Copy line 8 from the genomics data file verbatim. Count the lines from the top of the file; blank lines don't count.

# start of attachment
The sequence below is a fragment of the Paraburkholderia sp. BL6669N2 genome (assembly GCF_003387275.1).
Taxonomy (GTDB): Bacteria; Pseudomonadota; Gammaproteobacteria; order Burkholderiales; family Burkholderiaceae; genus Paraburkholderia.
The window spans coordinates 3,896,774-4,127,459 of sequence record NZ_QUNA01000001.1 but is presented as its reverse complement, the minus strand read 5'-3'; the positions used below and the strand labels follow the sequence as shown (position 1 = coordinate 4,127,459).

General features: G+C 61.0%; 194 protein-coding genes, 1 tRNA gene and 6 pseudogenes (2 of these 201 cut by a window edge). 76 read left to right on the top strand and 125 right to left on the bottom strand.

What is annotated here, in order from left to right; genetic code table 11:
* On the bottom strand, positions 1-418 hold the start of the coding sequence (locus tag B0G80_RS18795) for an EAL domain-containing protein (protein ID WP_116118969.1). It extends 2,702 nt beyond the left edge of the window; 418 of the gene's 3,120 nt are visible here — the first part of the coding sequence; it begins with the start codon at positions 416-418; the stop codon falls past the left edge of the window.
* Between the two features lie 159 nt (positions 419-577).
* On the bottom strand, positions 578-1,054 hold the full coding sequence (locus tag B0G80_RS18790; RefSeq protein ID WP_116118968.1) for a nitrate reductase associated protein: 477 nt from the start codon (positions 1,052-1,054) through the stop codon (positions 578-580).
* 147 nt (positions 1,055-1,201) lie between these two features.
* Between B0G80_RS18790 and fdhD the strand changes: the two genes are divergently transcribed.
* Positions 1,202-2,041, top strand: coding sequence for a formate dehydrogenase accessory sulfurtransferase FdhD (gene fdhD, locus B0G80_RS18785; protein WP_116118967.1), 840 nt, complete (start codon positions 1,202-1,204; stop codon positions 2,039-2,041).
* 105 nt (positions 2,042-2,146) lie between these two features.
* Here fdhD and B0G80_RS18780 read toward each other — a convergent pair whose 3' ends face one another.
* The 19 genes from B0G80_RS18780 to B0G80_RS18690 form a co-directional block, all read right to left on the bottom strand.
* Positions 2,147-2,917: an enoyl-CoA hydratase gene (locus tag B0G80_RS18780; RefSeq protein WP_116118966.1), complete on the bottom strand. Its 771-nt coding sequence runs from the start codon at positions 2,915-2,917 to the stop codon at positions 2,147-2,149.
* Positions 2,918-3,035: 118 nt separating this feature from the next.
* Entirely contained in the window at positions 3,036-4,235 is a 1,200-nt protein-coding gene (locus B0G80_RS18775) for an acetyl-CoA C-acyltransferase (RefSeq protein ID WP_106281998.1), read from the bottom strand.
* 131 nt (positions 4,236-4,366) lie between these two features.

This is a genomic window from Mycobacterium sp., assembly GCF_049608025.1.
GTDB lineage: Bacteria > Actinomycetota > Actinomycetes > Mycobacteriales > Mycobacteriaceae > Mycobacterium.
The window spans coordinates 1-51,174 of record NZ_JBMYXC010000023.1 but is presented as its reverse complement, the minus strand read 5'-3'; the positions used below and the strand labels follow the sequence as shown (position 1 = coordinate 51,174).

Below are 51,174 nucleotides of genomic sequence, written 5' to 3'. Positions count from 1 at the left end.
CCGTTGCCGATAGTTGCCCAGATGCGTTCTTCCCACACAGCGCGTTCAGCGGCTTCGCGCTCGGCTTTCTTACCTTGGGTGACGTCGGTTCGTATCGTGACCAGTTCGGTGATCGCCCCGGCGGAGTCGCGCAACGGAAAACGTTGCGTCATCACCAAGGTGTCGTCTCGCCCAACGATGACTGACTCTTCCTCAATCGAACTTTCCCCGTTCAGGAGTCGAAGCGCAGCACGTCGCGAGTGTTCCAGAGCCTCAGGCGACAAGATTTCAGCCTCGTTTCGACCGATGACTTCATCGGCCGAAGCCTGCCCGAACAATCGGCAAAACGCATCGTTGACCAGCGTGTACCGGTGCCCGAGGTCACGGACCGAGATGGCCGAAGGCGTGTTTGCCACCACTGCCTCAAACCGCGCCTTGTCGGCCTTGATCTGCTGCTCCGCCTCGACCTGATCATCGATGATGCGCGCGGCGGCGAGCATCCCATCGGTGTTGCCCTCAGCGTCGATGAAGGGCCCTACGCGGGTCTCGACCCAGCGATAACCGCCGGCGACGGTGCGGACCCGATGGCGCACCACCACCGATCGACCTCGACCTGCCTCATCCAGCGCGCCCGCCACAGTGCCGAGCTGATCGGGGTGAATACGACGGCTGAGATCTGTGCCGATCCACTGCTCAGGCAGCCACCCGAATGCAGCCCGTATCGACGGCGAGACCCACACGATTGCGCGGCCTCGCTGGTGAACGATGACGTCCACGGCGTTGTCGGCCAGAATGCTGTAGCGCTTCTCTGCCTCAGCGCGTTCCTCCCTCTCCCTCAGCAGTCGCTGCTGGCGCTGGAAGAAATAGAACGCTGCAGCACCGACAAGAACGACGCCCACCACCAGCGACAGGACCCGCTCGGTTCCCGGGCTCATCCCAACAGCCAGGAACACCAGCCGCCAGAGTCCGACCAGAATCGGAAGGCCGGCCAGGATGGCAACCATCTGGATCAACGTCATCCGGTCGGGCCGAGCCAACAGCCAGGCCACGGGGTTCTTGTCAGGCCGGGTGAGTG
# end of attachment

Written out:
* On the bottom strand, positions 578-1,054 hold the full coding sequence (locus tag B0G80_RS18790; RefSeq protein ID WP_116118968.1) for a nitrate reductase associated protein: 477 nt from the start codon (positions 1,052-1,054) through the stop codon (positions 578-580).